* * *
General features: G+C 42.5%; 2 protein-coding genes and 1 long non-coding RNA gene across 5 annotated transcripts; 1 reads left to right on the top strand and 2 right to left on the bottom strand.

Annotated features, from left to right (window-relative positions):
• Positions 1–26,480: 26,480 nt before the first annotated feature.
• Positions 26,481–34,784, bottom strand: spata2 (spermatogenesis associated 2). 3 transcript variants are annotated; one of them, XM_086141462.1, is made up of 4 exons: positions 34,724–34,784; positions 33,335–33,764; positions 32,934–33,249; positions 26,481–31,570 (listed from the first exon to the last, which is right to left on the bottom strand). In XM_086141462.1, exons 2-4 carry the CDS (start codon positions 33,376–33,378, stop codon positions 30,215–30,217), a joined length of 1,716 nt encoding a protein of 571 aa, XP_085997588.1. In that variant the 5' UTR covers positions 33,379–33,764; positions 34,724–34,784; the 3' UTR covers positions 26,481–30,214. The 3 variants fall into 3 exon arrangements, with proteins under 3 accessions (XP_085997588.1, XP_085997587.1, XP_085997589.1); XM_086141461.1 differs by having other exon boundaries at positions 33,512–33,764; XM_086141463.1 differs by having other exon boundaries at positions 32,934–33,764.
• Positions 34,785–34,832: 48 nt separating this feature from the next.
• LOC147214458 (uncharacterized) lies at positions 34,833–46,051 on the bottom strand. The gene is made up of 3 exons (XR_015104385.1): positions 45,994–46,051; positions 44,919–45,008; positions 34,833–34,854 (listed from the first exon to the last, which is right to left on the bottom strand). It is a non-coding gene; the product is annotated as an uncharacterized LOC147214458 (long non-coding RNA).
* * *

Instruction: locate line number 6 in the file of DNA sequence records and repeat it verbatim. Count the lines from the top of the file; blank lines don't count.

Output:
• LOC147214458 (uncharacterized) lies at positions 34,833–46,051 on the bottom strand. The gene is made up of 3 exons (XR_015104385.1): positions 45,994–46,051; positions 44,919–45,008; positions 34,833–34,854 (listed from the first exon to the last, which is right to left on the bottom strand). It is a non-coding gene; the product is annotated as an uncharacterized LOC147214458 (long non-coding RNA).